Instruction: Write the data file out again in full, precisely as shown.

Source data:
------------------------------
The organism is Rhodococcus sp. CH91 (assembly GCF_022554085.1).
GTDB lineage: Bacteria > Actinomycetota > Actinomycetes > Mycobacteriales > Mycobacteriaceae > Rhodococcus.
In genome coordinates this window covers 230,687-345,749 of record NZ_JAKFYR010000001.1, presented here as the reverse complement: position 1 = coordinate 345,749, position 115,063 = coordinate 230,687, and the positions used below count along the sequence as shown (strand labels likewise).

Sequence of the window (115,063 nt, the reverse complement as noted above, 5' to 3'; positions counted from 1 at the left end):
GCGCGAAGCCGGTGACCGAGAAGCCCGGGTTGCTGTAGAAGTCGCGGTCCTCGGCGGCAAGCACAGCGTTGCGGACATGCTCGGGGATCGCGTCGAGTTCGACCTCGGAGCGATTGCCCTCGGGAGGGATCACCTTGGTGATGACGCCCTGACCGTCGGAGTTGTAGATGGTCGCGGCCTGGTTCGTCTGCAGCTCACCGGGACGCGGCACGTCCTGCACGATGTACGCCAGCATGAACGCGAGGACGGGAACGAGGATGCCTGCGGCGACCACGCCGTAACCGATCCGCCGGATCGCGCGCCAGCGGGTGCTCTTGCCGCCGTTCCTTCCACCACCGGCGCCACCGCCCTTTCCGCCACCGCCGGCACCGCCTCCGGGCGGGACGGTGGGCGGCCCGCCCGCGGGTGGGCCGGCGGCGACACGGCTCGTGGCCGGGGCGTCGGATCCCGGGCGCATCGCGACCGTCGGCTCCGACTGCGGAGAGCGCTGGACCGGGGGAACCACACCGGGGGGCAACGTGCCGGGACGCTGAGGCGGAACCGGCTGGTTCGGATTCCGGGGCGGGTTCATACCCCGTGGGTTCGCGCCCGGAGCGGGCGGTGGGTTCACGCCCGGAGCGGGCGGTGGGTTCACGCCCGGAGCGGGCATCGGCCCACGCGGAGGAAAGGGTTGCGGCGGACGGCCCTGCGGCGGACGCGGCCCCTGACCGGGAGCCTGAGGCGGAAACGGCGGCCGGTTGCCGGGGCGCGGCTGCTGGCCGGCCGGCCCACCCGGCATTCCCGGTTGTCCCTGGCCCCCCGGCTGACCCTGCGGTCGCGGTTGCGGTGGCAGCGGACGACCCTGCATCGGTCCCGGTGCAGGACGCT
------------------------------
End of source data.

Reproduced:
The organism is Rhodococcus sp. CH91 (assembly GCF_022554085.1).
GTDB lineage: Bacteria > Actinomycetota > Actinomycetes > Mycobacteriales > Mycobacteriaceae > Rhodococcus.
In genome coordinates this window covers 230,687-345,749 of record NZ_JAKFYR010000001.1, presented here as the reverse complement: position 1 = coordinate 345,749, position 115,063 = coordinate 230,687, and the positions used below count along the sequence as shown (strand labels likewise).

Sequence of the window (115,063 nt, the reverse complement as noted above, 5' to 3'; positions counted from 1 at the left end):
GCGCGAAGCCGGTGACCGAGAAGCCCGGGTTGCTGTAGAAGTCGCGGTCCTCGGCGGCAAGCACAGCGTTGCGGACATGCTCGGGGATCGCGTCGAGTTCGACCTCGGAGCGATTGCCCTCGGGAGGGATCACCTTGGTGATGACGCCCTGACCGTCGGAGTTGTAGATGGTCGCGGCCTGGTTCGTCTGCAGCTCACCGGGACGCGGCACGTCCTGCACGATGTACGCCAGCATGAACGCGAGGACGGGAACGAGGATGCCTGCGGCGACCACGCCGTAACCGATCCGCCGGATCGCGCGCCAGCGGGTGCTCTTGCCGCCGTTCCTTCCACCACCGGCGCCACCGCCCTTTCCGCCACCGCCGGCACCGCCTCCGGGCGGGACGGTGGGCGGCCCGCCCGCGGGTGGGCCGGCGGCGACACGGCTCGTGGCCGGGGCGTCGGATCCCGGGCGCATCGCGACCGTCGGCTCCGACTGCGGAGAGCGCTGGACCGGGGGAACCACACCGGGGGGCAACGTGCCGGGACGCTGAGGCGGAACCGGCTGGTTCGGATTCCGGGGCGGGTTCATACCCCGTGGGTTCGCGCCCGGAGCGGGCGGTGGGTTCACGCCCGGAGCGGGCGGTGGGTTCACGCCCGGAGCGGGCATCGGCCCACGCGGAGGAAAGGGTTGCGGCGGACGGCCCTGCGGCGGACGCGGCCCCTGACCGGGAGCCTGAGGCGGAAACGGCGGCCGGTTGCCGGGGCGCGGCTGCTGGCCGGCCGGCCCACCCGGCATTCCCGGTTGTCCCTGGCCCCCCGGCTGACCCTGCGGTCGCGGTTGCGGTGGCAGCGGACGACCCTGCATCGGTCCCGGTGCAGGACGCT